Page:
Imported: 17 Feb '17 | Published: 28 Jun '11
USPTO - Utility Patents
An extractor for a vacuum cleaning system of the type based on a cyclonic separator. The extractor comprises an annular body located adjacent the cyclonic separator and has an annular opening communicating with the cyclonic separator. A mesh covers the annular opening. In use the air circulating in the cyclonic separator vents through the extractor but debris in the air stream is stopped by the mesh.
This application claims the benefit of PCT Application Ser. No. PCT/AU2006/001035 filed Jul. 21, 2006, and Australian Patent Application Serial No. 200590363, filed Jul. 21, 2005
This invention relates to industrial scale vacuum cleaners. In particular, it relates to an extractor that improves the effectiveness of certain known vacuum cleaning systems.
Large scale vacuum cleaners are known for a variety of applications, such as cleaning debris from the side of roads.
One such device is known as a “Truck Loader” and is manufactured by Giant-Vac of Georgia, USA. The “Truck Loader” is described at www.giant-vac.com and consists of a diesel or gas engine driving a four blade impellor. Leaves and other debris are sucked through an intake by the impellor and directed through an outlet to a truck or trailer.
The Giant-Vac device does not separate the debris from the air flow but merely uses the air flow to transport the debris. Other devices operate in the same way as the Giant-Vac device but add various forms of separators to remove the debris from the air flow. An example of such a device is found in U.S. Pat. No. 4,885,817, assigned to Howa Machinery Ltd. The patent describes a device that uses a blower to generate a current of air to collect rubbish which is deposited in a rubbish hopper. The device includes a cylindrical air-dust separation chamber that centrifugally separates the dust from the air stream. The cylindrical chamber is generally referred to in the art as a cyclone, or cyclone separator.
To improve separation of rubbish and dust from the air stream it is known to use a pair of cyclone separators. The first cyclone separator extracts rubbish and debris from the air stream but does not extract light particles such as dust. The second cyclone separator extracts the dust, thus expelling clean air to the environment.
Notwithstanding the available technology the inventor has found that the existing systems can be made to operate more effectively.
It is an object of the present invention to provide an extractor for a vacuum cleaning system.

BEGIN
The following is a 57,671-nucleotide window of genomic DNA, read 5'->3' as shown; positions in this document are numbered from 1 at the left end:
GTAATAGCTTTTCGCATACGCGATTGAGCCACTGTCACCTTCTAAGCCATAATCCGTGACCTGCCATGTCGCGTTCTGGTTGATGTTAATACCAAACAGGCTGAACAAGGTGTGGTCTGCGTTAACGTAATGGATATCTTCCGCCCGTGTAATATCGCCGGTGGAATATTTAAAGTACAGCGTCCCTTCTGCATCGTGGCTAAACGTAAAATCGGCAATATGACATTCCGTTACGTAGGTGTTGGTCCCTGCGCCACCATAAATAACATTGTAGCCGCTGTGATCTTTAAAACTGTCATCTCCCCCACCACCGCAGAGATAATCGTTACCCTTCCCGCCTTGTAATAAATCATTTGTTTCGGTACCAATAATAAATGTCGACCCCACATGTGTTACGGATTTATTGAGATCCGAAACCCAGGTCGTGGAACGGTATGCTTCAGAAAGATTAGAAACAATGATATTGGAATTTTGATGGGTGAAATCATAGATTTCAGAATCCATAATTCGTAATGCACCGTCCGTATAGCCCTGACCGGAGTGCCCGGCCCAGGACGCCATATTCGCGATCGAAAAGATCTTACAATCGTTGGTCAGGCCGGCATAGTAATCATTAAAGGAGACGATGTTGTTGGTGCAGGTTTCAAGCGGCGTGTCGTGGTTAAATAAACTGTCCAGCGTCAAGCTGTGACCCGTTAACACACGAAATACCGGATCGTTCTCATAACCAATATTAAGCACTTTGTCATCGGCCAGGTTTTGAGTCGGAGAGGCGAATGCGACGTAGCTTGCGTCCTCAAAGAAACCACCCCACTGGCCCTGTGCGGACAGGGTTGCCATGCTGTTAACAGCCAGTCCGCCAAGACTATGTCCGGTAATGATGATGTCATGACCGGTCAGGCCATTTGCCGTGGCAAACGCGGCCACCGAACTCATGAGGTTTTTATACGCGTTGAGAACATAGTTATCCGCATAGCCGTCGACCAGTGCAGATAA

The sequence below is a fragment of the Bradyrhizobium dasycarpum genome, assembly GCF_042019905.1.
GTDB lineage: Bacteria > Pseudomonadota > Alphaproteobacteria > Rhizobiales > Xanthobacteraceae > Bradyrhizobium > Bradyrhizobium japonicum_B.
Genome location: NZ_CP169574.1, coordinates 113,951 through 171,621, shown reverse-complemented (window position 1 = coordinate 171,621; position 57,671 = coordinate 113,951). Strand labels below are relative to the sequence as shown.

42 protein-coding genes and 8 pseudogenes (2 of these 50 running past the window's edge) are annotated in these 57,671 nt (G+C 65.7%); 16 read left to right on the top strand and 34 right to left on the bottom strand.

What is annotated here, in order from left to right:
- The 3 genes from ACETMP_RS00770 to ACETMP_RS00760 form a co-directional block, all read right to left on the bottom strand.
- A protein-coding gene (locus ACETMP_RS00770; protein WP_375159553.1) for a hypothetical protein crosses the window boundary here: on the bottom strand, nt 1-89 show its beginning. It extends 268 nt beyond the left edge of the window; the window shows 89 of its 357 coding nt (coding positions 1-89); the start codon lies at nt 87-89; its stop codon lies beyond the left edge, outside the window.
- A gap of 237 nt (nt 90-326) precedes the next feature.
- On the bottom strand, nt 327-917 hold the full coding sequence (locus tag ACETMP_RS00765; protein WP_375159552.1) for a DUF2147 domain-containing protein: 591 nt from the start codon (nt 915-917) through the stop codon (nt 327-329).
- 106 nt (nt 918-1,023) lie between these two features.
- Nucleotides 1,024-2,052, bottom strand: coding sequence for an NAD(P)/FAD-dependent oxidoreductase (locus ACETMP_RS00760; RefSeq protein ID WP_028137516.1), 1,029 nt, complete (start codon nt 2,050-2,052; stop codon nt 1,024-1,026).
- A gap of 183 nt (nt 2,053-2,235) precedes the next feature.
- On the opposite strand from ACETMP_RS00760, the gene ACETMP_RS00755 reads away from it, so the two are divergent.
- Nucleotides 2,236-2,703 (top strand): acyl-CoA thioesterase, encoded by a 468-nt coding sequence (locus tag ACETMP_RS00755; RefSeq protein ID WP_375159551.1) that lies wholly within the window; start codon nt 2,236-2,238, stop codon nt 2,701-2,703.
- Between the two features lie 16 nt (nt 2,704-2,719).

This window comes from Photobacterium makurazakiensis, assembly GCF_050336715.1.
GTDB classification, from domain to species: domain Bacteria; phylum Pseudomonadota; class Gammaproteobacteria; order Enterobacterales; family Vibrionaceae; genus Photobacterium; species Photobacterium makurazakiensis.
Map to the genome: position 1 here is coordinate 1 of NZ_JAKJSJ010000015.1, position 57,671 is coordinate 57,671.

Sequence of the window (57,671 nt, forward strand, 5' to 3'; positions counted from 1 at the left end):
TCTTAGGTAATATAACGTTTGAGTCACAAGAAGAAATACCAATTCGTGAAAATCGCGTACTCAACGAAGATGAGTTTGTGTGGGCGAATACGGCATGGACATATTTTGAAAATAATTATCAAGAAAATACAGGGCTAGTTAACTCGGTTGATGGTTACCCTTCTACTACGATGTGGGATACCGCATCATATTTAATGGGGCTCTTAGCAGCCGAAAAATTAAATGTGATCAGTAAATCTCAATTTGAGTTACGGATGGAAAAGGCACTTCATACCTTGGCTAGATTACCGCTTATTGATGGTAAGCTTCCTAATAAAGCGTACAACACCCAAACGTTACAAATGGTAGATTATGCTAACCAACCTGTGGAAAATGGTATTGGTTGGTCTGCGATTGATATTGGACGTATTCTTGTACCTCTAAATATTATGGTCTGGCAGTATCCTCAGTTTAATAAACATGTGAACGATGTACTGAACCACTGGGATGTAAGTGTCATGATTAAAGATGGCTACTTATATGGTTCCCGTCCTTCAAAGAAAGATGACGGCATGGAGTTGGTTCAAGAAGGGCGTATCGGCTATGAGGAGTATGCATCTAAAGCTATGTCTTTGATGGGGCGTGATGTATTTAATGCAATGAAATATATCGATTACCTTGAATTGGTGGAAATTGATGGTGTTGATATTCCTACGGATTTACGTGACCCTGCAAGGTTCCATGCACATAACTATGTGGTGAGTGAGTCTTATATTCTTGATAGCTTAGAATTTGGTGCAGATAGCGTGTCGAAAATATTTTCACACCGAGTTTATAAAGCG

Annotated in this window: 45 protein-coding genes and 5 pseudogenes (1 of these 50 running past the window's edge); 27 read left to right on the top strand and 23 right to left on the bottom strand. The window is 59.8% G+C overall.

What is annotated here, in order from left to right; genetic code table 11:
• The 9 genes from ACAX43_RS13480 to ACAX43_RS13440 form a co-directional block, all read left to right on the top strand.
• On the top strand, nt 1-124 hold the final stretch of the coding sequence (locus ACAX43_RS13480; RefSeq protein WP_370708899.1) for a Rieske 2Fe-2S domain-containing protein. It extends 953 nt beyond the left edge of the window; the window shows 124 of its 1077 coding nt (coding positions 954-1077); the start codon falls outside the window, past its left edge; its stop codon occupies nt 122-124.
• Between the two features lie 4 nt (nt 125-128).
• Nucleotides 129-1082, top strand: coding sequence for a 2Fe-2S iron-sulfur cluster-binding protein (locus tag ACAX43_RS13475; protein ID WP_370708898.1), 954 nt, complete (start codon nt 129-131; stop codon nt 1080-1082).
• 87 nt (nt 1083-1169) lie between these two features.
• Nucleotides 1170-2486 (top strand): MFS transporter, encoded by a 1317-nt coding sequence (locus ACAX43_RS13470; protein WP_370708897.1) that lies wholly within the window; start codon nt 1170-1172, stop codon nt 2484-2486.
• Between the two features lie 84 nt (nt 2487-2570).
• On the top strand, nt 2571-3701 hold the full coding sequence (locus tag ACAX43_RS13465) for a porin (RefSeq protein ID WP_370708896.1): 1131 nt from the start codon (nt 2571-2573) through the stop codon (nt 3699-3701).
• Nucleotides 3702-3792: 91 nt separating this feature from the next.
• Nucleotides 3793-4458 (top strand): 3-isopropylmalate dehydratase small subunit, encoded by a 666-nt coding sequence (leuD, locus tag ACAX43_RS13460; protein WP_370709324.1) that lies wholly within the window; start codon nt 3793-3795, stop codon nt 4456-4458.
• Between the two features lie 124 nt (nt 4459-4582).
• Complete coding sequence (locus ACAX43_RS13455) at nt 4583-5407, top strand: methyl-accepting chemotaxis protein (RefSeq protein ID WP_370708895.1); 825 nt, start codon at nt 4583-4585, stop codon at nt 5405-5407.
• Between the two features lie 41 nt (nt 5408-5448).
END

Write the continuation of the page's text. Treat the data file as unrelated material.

It is a further object to provide improvements to known vacuum cleaning systems.
Further objects will be evident from the following description.
In one form, although it need not be the only or indeed the broadest form, the invention resides in an improvement for a vacuum cleaning system of the type comprising a blower that generates an air stream and a cyclonic separator that separates debris from the air stream; the improvement comprising an extractor located adjacent the cyclonic separator, said extractor having an annular body truncated on an axis perpendicular to a plane of the annular body to form an opening communicating with the cyclonic separator; and a mesh covering the opening.
In a further form the invention resides in a debris collection device comprising:
In describing different embodiments of the present invention common reference numerals are used to describe like features.
Referring to FIG. 1 and FIG. 2, there is shown a conceptual top view of a vacuum cleaning system 1. A blower 2 sucks debris through hose 3 and forces it through intake 4, as shown by the arrows. It is sensible if the hose is made from clear plastic so any blockages can be observed. The air flow circulates within a cylindrical separator 5. Centrifugal action causes the debris to move towards the outside of the cylinder where it slows down and drops from the air flow into a container in the form of a collection bag 6. In one preferred embodiment, slow moving air is expelled through low pressure vent 7, although the inventors have found that the vent 7 is not required in many applications. The parts of the system described above are similar to a conventional cyclone separator as is known in the art.
An extractor 8 is fitted below the cylinder 5. The extractor 8 is a semi-circular annulus with a mesh 9 covering an opening on the cylinder side. The rotating air is extracted through the extractor and expelled through high pressure vent 10. The mesh 9 has a weave that is sufficiently open to permit air flow without causing a significant drop in pressure but the weave is sufficiently close to stop the passage of most debris.